Nicole was born in 1973 in Toronto, Canada. She graduated with a B.Sc. (Honors) from the University of Toronto and she completed Masters and Doctorate degrees in Geology at the University of Toronto. She’s a specialist in sedimentology and how glaciers have transported material over time.
Nicole first became interested in Geology in university. She enjoys the outdoors and was an avid canoe-portage-camper at the time. She enrolled in a field trip to the Canadian Rocky Mountains and discovered the power of hands-on, in-your-face education! Seeing geological processes in action enabled her to appreciate what you can tease out of the geologic record if you know what to look for. The detective-like nature of the work and the amount that she learned outside of a textbook on that two week field trip enticed her into the field of Geology.
Nicole is currently a Senior Geologist with De Beers Canada Inc. She has been working for De Beers Canada since 2005, exploring for new diamond mines within Canada. Nicole has worked on every continent, and has worked both on land and at sea. Most recently, she has spent time in Angola and northern Ontario. Nicole gets the opportunity to visit remote locations and gets to know the local communities, their heritage and their culture. Singing “O Canada” in Inuktitut and participating in the Inukshuk-building competition on Canada Day in Igloolik is an opportunity not to be missed! There is so much to Canada!
Prior to De Beers, Nicole lived in Vancouver, British Columbia and worked with Apex Geoscience Ltd., a consulting company based out of Edmonton, Alberta.
Nicole is registered as a Professional Geoscientist with the Association of Professional Geoscientists of Ontario (APGO). She enjoys running, skiing, ice hockey, yoga and mountain biking. She is an enthusiastic geologist who enjoys talking to students about the challenges, rewards and excitement of being a Geoscientist in Exploration.
A: My job title is Senior Geologist. I work on various Exploration projects for De Beers Canada and our objective is to find new diamond mines in Canada.
A: I work for De Beers Canada Inc. and I am based in Toronto, Ontario, Canada. I was previously based in Sudbury, Ontario with De Beers Canada and I lived in Vancouver, British Columbia before joining De Beers Canada. De Beers has operations world-wide, so the opportunity to work abroad is always available.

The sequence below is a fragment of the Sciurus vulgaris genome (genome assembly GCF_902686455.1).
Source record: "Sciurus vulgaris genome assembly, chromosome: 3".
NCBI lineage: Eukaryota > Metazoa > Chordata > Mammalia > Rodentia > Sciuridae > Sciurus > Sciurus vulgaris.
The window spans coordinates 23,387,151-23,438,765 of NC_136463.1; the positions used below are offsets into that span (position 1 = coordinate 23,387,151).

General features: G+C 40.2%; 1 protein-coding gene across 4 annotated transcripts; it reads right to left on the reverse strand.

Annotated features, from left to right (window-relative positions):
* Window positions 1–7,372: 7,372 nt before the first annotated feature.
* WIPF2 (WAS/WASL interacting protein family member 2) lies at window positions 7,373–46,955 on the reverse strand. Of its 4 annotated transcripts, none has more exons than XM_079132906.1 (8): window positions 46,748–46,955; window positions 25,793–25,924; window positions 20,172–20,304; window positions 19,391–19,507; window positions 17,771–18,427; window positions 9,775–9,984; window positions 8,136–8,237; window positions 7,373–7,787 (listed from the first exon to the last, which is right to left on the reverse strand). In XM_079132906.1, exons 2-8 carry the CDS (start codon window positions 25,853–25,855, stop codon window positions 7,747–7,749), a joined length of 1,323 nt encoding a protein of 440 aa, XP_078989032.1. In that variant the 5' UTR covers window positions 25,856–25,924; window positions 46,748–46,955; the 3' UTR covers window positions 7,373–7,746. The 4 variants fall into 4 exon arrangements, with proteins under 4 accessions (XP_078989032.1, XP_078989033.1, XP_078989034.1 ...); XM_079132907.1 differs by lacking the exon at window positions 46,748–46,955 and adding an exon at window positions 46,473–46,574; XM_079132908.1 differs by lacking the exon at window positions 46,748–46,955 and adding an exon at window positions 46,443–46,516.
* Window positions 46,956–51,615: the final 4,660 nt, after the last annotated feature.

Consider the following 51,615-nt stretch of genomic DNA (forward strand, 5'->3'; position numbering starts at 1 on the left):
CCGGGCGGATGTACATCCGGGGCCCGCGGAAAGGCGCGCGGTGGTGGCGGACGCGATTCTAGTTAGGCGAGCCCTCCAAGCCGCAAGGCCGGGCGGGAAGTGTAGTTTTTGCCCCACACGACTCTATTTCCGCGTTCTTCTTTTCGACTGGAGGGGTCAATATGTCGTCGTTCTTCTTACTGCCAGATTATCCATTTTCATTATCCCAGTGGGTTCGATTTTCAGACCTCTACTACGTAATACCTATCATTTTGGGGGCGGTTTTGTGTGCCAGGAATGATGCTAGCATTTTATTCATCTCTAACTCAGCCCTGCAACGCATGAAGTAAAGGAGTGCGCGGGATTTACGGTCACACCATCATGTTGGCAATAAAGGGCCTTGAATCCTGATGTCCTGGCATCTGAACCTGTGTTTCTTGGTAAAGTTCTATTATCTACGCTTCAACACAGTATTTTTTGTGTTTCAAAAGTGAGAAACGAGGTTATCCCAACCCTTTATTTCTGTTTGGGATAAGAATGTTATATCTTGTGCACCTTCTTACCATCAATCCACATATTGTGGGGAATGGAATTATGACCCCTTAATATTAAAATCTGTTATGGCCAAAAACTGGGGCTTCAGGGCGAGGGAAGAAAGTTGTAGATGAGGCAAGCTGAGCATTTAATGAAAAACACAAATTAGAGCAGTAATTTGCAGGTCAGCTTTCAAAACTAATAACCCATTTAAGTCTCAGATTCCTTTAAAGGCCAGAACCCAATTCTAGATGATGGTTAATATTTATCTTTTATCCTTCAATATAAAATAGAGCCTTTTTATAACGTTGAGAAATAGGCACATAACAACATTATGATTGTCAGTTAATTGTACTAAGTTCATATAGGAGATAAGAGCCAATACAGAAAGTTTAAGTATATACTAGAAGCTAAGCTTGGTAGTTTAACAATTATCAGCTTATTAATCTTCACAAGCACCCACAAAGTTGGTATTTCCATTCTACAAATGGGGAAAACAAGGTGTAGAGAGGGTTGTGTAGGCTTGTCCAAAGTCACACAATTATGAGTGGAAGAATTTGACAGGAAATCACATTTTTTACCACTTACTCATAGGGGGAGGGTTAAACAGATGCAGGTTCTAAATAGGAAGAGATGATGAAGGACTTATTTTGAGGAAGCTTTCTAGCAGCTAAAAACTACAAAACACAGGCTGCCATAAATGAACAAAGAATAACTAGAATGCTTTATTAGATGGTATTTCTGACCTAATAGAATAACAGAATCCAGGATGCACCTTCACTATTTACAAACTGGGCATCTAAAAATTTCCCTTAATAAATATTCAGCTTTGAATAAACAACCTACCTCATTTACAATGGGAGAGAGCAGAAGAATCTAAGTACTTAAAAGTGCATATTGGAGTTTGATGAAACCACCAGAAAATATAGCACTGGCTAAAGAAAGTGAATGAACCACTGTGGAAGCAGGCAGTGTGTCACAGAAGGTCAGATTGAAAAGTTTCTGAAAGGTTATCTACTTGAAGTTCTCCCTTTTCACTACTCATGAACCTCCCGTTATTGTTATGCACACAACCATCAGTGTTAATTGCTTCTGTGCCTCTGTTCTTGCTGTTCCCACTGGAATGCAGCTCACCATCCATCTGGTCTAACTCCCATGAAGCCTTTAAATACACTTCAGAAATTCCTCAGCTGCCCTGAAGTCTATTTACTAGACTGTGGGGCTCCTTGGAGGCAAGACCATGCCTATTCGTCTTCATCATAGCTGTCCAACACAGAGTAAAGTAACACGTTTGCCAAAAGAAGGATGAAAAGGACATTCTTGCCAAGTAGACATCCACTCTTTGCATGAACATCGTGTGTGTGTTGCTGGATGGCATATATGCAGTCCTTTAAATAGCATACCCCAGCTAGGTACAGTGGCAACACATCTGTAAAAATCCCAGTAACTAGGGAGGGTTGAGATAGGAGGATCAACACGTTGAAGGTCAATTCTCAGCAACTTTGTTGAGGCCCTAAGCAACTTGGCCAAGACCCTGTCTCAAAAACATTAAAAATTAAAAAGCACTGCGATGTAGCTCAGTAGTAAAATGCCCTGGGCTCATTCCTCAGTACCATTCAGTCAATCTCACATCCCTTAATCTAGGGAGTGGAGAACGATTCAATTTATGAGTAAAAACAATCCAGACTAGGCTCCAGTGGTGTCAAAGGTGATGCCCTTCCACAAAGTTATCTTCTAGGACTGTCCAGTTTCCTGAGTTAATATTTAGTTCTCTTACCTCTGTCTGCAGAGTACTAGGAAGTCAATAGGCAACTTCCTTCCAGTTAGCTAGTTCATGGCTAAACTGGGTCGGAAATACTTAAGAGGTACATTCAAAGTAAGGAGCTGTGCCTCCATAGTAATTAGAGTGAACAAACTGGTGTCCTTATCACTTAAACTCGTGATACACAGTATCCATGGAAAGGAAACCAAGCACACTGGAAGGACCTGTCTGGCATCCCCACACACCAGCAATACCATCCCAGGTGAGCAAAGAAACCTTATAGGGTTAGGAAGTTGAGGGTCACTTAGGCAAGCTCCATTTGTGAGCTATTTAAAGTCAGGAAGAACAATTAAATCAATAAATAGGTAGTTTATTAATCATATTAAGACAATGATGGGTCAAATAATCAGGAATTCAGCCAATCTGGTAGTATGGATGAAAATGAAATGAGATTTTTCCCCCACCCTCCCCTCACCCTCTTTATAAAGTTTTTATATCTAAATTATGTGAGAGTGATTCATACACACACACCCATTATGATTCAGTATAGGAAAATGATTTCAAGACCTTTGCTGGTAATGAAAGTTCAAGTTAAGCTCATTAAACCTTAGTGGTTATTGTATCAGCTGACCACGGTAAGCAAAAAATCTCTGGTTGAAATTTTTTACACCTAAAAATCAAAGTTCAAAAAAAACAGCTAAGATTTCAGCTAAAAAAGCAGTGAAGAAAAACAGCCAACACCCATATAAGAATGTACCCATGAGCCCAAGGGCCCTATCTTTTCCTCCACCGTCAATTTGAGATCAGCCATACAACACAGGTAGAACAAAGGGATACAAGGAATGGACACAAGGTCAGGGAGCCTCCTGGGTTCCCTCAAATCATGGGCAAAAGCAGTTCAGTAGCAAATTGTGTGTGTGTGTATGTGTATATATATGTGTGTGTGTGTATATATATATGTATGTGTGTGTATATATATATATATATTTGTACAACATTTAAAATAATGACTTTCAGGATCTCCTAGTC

A: Over the course of a year I spend time both in the field and in the office in Toronto. On average I spend about 3 months in the field each year. This is not as a single rotation, but often punctuated with breaks of varying duration. When I’m in the field, I usually work 10-12 hours a day, 7 days a week while on site. Field work periods are usually followed by mandatory time off depending on the legislation in a given province or territory. When I’m in the office I typically work an 8 hour day, 5 days a week. .
A: When in Toronto, I work in an office building that houses our Exploration, Corporate and Mineral Resource divisions. We have individual offices, but collaboration and open communication is facilitated with large communal work areas.
When in the field, our field “office” is a tent constructed from canvas or plywood. Our sleeping quarters, kitchen, laundry (where you can dry your clothes, shower and wash laundry) and toilet facilities are similarly constructed as they are only temporary structures. The remote nature of our work means that safety is paramount as help is often a helicopter or plane trip away.
Most recently we are conducting a lot of Exploration from the Victor Mine Site in northeastern Ontario. The mine site has permanent structures and more of the amenities of home (e.g., phones, internet, gym), but it poses the additional challenge of working around an operating mine, where again, safety is the number one priority.
I’ve also had the opportunity to visit our operations overseas, most recently in Angola. The work environment in Angola is different from Canada in that we are used to working in remote locations where there is no cell phone contact, we have to use helicopters to get where we want to go and there are very few (if any) people around. In Angola, cell phones work, there are people working the fields, and with rare exceptions you can 4WD drive almost anywhere you want to go. It’s hot in Angola, but they don’t have Canadian black flies or winter to contend with!
A: I use simple equipment like shovels, compasses, screens and pans, GPS and hand tools for sampling and mapping purposes. We also use complex geophysical equipment like magnetometers and gravimeters to measure properties of the rock. Sometimes these tools are carried by foot, snowshoe or skidoo; other times you can mount them onto planes or helicopters for data acquisition. We also use various-sized drills to test targets to see if they are kimberlites (the volcanic rock that carries diamonds from the mantle to surface) or to see if a kimberlite has enough diamonds contained within it (called the “grade” of the kimberlite). In the office we use a variety of software programs to visualize our data so that we can interpret it and determine the significance of our results – does what we’re seeing in the data mean that we can find diamonds nearby?